The nursing home had been a farm once, back in the days when the flat, arable land north of Sevenoaks supported agriculture. Now it stood marooned in an ordered field of neatly-tended lawn by the side of the bustling M25. If she sat in the garden, beneath the chill spring sun, with her back to the motorway, looking at the ancient farmhouse and the stately oaks that shaded it, she could almost believe this was somewhere close to Beulah. Provided she stopped up her ears to keep out the constant, droning roar of traffic. Provided she never took a breath, and let the heavy, tarred stench of carbon monoxide fumes penetrate into her lungs.
They let her have one of the most expensive suites, paid for by Miles’ medical insurance. It was in a wing that had been made out of a former oast complex. She slept beneath the ancient cone, pointing upwards to the stars, trying to believe this had some magical property, like a pyramid, focussing the healing power of the sky into her ragged, shaken body. But the truth was this was just a fancy hotel for the temporarily barmy, handily situated for the lunatic diaspora shaken out of London and looking for respite. She did not need to be healed. What had happened, had happened, although she failed to understand exactly how. It was only fate that prevented her from spilling the beans, fate that made her silence take on the guise of a mute, interior disorder of the mind. And so Alison Fenway waited, passing her time in the nursing home library, with its shelves and shelves of ancient, leather-bound classics: Dickens and Dumas, CS Lewis and the rollicking, ridiculous adventures of John Buchan. For this brief period of time, quiet in an armchair in her room, she became part of a world where there was, for the most part, a visible dividing line between good and evil, darkness and light.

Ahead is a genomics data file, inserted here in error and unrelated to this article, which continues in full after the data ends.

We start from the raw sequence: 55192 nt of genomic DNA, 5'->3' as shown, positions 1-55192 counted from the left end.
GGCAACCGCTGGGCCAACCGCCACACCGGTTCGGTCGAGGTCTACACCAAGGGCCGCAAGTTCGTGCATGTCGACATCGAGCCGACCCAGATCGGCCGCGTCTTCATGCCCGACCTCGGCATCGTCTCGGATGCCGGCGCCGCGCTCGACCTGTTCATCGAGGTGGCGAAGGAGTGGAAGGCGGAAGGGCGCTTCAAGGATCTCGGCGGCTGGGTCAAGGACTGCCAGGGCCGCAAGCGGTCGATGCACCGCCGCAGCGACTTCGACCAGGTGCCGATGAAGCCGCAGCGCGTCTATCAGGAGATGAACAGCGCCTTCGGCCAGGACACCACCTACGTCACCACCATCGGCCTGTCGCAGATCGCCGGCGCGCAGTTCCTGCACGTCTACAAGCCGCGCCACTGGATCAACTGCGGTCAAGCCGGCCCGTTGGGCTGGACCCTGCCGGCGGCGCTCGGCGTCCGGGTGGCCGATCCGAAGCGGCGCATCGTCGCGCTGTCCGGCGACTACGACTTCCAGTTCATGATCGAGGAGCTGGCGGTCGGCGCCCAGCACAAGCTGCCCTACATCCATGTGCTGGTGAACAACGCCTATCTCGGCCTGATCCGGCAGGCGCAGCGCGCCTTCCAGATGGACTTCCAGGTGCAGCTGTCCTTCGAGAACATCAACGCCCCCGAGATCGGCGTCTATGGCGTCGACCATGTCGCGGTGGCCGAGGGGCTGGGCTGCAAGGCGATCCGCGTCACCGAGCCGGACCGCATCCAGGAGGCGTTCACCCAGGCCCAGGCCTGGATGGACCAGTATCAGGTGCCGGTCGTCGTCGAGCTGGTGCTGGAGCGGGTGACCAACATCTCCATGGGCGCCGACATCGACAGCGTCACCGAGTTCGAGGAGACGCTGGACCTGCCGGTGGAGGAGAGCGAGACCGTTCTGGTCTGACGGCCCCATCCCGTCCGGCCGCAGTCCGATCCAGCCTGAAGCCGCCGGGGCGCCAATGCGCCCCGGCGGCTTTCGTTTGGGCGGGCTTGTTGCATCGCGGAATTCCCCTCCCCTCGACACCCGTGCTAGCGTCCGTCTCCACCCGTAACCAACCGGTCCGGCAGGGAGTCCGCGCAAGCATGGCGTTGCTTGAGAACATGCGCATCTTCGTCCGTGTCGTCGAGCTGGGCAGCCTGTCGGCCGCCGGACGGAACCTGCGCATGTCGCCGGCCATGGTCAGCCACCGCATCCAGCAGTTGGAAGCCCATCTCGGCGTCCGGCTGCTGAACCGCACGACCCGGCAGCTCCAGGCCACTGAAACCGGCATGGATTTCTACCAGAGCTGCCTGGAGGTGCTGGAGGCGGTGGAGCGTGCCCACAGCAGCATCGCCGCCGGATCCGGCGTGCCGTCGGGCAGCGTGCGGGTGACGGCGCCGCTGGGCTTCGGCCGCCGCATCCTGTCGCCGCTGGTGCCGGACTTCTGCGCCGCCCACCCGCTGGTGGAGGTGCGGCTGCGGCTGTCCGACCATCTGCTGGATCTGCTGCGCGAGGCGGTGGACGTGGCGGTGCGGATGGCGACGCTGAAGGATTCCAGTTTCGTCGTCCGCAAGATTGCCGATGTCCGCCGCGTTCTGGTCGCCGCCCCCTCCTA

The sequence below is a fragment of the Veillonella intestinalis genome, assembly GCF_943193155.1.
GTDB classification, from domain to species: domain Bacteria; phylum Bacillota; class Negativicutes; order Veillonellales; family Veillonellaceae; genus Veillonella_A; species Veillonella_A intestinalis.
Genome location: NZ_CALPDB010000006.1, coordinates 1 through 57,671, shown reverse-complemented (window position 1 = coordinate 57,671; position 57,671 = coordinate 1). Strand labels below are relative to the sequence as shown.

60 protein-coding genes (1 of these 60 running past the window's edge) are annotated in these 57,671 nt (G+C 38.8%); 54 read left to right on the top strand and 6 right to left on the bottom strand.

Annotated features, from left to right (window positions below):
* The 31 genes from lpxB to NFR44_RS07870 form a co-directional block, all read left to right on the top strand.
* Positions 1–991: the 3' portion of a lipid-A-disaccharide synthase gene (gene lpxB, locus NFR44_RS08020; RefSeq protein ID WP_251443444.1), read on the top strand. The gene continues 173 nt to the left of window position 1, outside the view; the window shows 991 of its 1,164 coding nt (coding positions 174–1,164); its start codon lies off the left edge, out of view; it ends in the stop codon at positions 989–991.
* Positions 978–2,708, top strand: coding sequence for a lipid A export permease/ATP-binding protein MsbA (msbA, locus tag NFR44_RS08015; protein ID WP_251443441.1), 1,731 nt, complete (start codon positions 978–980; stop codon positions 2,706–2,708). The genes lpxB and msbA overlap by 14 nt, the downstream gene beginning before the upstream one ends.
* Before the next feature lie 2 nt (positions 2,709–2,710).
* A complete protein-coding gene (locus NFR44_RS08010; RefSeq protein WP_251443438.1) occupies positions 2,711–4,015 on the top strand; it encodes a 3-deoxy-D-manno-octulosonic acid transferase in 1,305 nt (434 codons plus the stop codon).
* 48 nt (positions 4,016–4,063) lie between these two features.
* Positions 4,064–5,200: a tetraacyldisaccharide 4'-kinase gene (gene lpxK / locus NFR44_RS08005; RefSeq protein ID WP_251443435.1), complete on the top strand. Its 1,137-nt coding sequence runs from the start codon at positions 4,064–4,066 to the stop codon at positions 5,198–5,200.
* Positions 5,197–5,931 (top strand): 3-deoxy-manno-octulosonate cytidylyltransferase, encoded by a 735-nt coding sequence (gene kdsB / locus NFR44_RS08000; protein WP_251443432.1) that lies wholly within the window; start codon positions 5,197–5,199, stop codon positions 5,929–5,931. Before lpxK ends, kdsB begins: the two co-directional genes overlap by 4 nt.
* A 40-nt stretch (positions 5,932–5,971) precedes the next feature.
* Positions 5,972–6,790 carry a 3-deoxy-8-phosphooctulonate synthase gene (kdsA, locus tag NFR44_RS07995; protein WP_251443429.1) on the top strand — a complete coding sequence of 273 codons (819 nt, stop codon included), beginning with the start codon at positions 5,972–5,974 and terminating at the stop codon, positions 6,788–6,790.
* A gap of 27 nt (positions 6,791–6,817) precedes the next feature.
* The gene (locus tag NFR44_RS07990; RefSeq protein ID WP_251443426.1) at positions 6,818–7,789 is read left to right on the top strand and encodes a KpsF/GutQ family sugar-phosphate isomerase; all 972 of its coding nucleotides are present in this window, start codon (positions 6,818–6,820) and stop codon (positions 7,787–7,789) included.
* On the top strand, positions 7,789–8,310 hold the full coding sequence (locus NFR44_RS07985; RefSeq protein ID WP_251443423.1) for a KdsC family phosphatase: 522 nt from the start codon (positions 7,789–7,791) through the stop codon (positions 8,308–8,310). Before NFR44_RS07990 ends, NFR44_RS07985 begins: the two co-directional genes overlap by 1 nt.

One week after Justin Liddle had stood by the side of the Devil’s Kneading Trough, talking to the newly scarred Mitch Blamire, a small, bright red Alfa Romeo crunched over the gravel of the nursing home. Miles was busy and she had no complaints about that. It was unfair, she knew, but somehow she held him responsible. So she had seized the opportunity and asked for Sara to come and pick her up instead. It was too early to think about men. Every time her thoughts drifted towards Miles and Justin one word — “torn” — came into her head. She didn’t want to face choices. Somehow it was inhuman even to think of there being some kind of contest between these two men in her life, a tournament in which she decided the winner. Fate, chance and destiny had their part to play too.
So this day she stood outside the door of the home, a quiet, impersonal nurse by her side, holding her bag, and watched Sara manoeuvre into the last remaining space in the car park.
Time, Alison thought, watching her friend roll awkwardly out of the driving seat. It moved with such relentless certainty, innocent of small human tragedies. In the few weeks she had spent in the home, letting her head search for some kind of quietus to its ills, Sara had grown so large. Some pregnant women became fat and struggled to shrug off that excess of flesh for years after the event. Some bore the child as if it were a kind of physical extension, tacked awkwardly onto their body in a jerry-built, temporary fashion that would disappear almost the moment the hidden burden entered the world. If it ever came to pass, she would fit the first category; Sara, undoubtedly, was in the second. Growing larger made the separation between the hump and the person become more marked, not less. She looked like a woman carrying a pillow stuffed up her neat, conservative, corduroy dress.